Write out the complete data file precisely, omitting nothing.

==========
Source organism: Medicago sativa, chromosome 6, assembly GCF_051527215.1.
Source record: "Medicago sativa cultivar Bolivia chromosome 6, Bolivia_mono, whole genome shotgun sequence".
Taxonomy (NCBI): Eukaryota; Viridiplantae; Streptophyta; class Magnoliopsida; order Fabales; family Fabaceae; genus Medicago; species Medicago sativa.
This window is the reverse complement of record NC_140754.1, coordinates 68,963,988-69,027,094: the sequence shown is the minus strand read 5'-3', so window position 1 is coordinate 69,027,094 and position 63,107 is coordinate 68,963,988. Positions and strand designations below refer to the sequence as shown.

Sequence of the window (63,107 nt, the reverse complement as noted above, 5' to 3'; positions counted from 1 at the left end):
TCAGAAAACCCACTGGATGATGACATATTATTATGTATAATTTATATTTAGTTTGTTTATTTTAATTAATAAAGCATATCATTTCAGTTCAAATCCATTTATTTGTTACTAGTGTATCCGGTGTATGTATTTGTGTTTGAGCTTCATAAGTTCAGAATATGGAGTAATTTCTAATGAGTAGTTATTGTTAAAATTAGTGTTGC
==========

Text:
Source organism: Medicago sativa, chromosome 6, assembly GCF_051527215.1.
Source record: "Medicago sativa cultivar Bolivia chromosome 6, Bolivia_mono, whole genome shotgun sequence".
Taxonomy (NCBI): Eukaryota; Viridiplantae; Streptophyta; class Magnoliopsida; order Fabales; family Fabaceae; genus Medicago; species Medicago sativa.
This window is the reverse complement of record NC_140754.1, coordinates 68,963,988-69,027,094: the sequence shown is the minus strand read 5'-3', so window position 1 is coordinate 69,027,094 and position 63,107 is coordinate 68,963,988. Positions and strand designations below refer to the sequence as shown.

Sequence of the window (63,107 nt, the reverse complement as noted above, 5' to 3'; positions counted from 1 at the left end):
TCAGAAAACCCACTGGATGATGACATATTATTATGTATAATTTATATTTAGTTTGTTTATTTTAATTAATAAAGCATATCATTTCAGTTCAAATCCATTTATTTGTTACTAGTGTATCCGGTGTATGTATTTGTGTTTGAGCTTCATAAGTTCAGAATATGGAGTAATTTCTAATGAGTAGTTATTGTTAAAATTAGTGTTGC